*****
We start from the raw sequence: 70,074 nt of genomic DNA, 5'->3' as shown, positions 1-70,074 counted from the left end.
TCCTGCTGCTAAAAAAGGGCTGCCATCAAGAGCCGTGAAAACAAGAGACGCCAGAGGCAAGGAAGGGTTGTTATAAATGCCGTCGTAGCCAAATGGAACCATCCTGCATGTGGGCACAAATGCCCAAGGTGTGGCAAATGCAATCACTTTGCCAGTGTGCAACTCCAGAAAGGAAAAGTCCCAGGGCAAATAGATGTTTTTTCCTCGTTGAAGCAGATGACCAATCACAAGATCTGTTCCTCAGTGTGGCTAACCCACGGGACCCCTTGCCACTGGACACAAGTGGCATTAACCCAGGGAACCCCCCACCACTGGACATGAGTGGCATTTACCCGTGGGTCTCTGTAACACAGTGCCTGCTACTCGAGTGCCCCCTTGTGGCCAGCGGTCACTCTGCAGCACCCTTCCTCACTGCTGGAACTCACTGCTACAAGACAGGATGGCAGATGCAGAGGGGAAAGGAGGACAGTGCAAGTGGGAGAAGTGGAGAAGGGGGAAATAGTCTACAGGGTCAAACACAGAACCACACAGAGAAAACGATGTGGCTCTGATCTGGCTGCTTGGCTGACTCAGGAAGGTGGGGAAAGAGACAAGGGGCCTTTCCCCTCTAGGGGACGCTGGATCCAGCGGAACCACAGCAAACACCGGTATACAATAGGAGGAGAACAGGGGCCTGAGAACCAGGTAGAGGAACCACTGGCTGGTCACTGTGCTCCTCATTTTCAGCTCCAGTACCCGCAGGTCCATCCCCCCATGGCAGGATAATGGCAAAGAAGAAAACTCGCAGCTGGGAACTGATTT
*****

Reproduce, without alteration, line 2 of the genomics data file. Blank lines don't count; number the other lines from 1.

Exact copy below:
TCCTGCTGCTAAAAAAGGGCTGCCATCAAGAGCCGTGAAAACAAGAGACGCCAGAGGCAAGGAAGGGTTGTTATAAATGCCGTCGTAGCCAAATGGAACCATCCTGCATGTGGGCACAAATGCCCAAGGTGTGGCAAATGCAATCACTTTGCCAGTGTGCAACTCCAGAAAGGAAAAGTCCCAGGGCAAATAGATGTTTTTTCCTCGTTGAAGCAGATGACCAATCACAAGATCTGTTCCTCAGTGTGGCTAACCCACGGGACCCCTTGCCACTGGACACAAGTGGCATTAACCCAGGGAACCCCCCACCACTGGACATGAGTGGCATTTACCCGTGGGTCTCTGTAACACAGTGCCTGCTACTCGAGTGCCCCCTTGTGGCCAGCGGTCACTCTGCAGCACCCTTCCTCACTGCTGGAACTCACTGCTACAAGACAGGATGGCAGATGCAGAGGGGAAAGGAGGACAGTGCAAGTGGGAGAAGTGGAGAAGGGGGAAATAGTCTACAGGGTCAAACACAGAACCACACAGAGAAAACGATGTGGCTCTGATCTGGCTGCTTGGCTGACTCAGGAAGGTGGGGAAAGAGACAAGGGGCCTTTCCCCTCTAGGGGACGCTGGATCCAGCGGAACCACAGCAAACACCGGTATACAATAGGAGGAGAACAGGGGCCTGAGAACCAGGTAGAGGAACCACTGGCTGGTCACTGTGCTCCTCATTTTCAGCTCCAGTACCCGCAGGTCCATCCCCCCATGGCAGGATAATGGCAAAGAAGAAAACTCGCAGCTGGGAACTGATTT